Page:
E-Cigarettes, aka: personal vaporizers, vape pens, vaping devices, e-cigars, mod or pod systems, are everywhere, spreading their aerosolized mixture of nicotine, flavored liquids, and who-knows-what-else into the atmosphere.
Vaping has become so ubiquitous that in 2014, the Oxford Dictionaries actually named “vape” the word of the year, because its use had more than doubled in just one year.
According to a study in the Annals of Internal Medicine, 10.8 million American adults were using e-cigarettes in 2016.
But that leaves out users in middle and high school, a group that it growing rapidly.
A November 2019 study in the Journal of the American Medical Association found that, “an estimated 28% of high school students and 11% of middle school students said they’d used e-cigarettes within the past month.” And there are currently estimated to be 5.3 million young users in America.
How did e-cigarettes become so popular?
Why are some groups advocating for the right to smoke e-cigarettes while others are fighting to expose their health risks and to have them banned?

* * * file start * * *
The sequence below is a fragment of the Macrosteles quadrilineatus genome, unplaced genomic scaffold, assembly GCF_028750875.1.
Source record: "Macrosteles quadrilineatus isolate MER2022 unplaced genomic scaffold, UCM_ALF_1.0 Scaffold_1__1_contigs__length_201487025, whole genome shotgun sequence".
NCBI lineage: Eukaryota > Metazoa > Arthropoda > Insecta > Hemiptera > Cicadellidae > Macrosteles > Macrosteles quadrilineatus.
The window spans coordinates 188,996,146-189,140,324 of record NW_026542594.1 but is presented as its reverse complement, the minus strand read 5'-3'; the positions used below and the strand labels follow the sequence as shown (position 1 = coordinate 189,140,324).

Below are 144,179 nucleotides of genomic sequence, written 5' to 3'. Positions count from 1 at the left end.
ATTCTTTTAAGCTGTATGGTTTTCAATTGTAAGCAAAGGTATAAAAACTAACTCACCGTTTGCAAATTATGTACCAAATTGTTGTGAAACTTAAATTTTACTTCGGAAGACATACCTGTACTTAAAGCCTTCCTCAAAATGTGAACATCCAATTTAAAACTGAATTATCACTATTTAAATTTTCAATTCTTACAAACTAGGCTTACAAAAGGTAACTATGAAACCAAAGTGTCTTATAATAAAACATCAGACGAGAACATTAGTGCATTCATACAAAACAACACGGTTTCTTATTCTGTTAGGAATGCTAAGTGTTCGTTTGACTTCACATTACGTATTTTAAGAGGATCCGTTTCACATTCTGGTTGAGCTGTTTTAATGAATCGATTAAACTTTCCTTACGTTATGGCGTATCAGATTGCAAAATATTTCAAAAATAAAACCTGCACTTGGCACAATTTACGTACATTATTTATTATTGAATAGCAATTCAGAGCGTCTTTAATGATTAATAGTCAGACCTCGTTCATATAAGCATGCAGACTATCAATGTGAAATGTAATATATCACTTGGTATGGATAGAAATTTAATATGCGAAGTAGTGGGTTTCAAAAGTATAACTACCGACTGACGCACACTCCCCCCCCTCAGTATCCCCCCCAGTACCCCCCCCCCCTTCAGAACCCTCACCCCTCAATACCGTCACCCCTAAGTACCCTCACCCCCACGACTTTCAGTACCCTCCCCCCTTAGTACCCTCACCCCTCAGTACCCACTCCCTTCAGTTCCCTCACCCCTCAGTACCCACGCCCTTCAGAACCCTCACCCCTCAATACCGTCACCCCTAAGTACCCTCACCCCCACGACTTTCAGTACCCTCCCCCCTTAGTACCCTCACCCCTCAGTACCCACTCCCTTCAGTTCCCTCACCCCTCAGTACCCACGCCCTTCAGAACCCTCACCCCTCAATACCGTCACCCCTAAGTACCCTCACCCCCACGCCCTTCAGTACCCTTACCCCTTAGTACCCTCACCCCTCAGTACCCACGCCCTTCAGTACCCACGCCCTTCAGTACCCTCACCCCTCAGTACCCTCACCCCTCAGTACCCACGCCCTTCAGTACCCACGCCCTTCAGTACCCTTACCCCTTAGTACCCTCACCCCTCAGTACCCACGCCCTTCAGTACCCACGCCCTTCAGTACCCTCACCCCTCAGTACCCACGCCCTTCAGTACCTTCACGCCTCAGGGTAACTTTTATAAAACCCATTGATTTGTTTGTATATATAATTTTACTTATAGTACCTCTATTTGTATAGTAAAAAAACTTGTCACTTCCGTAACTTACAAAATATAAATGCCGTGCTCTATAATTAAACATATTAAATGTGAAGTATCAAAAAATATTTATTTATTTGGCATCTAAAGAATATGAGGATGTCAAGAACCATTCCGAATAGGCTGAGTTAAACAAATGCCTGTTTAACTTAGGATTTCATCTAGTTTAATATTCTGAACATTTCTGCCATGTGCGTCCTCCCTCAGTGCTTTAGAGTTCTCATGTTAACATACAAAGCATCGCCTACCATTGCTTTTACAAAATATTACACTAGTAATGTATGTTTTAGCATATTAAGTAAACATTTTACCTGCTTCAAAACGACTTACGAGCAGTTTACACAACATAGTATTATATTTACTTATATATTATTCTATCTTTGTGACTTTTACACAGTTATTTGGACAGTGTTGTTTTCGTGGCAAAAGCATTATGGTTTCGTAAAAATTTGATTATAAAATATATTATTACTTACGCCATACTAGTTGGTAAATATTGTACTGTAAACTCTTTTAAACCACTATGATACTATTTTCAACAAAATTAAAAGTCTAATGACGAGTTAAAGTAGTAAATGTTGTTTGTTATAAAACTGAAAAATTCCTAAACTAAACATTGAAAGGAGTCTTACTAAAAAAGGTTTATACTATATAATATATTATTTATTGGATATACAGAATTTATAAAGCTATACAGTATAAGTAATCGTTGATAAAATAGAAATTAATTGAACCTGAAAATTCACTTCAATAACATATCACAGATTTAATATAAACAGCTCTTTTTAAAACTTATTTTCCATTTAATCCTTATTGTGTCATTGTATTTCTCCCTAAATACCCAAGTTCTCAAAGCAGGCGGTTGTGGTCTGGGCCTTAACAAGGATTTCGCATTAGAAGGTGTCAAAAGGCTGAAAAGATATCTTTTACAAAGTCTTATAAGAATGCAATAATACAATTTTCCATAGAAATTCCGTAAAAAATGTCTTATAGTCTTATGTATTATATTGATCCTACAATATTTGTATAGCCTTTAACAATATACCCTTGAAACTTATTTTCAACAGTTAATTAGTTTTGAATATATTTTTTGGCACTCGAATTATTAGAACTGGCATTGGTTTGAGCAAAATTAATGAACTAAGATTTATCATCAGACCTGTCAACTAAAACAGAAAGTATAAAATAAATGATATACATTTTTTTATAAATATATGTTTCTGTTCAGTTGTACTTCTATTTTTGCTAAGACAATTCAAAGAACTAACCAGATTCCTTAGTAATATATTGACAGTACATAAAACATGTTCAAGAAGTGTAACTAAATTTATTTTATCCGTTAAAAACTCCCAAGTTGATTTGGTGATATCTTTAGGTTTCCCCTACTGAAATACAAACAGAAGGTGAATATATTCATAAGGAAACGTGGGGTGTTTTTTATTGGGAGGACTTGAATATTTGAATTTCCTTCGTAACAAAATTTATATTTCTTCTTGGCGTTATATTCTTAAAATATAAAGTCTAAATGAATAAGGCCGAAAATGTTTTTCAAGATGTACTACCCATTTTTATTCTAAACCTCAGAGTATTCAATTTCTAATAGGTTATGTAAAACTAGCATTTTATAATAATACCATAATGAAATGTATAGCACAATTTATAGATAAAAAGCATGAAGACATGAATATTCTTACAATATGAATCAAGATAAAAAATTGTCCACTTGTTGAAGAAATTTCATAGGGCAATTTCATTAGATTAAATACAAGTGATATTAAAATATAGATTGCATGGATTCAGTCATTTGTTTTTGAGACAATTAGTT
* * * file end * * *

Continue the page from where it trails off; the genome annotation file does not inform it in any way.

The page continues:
Furthermore, what can be learned from comparing the marketing and debates surrounding e-cigarettes to the marketing and debates surrounding tobacco products from years past?
Let’s begin with the early history of the e-cigarette.
Although people have been inhaling vaporized chemicals for centuries, the first electric delivery devices emerged in the early 20th century.
For instance, one 1927 patent describes an ‘electric vaporizer’ that would, “[hold] medicinal compounds which are electrically, or otherwise, heated to produce vapors for inhalation.” Fast-forward to 1963, when a scrap-metal dealer (and two-pack-a-day cigarette smoker) from Beaver Falls, Pennsylvania, named Herbert A. Gilbert, filed a patent for a device that he hoped would wean people off tobacco.
As reported in Smithsonian Magazine, Gilbert hoped that his, “smokeless non-tobacco cigarette” might prevent diseases that, at the time, were only suspected to arise from tobacco use.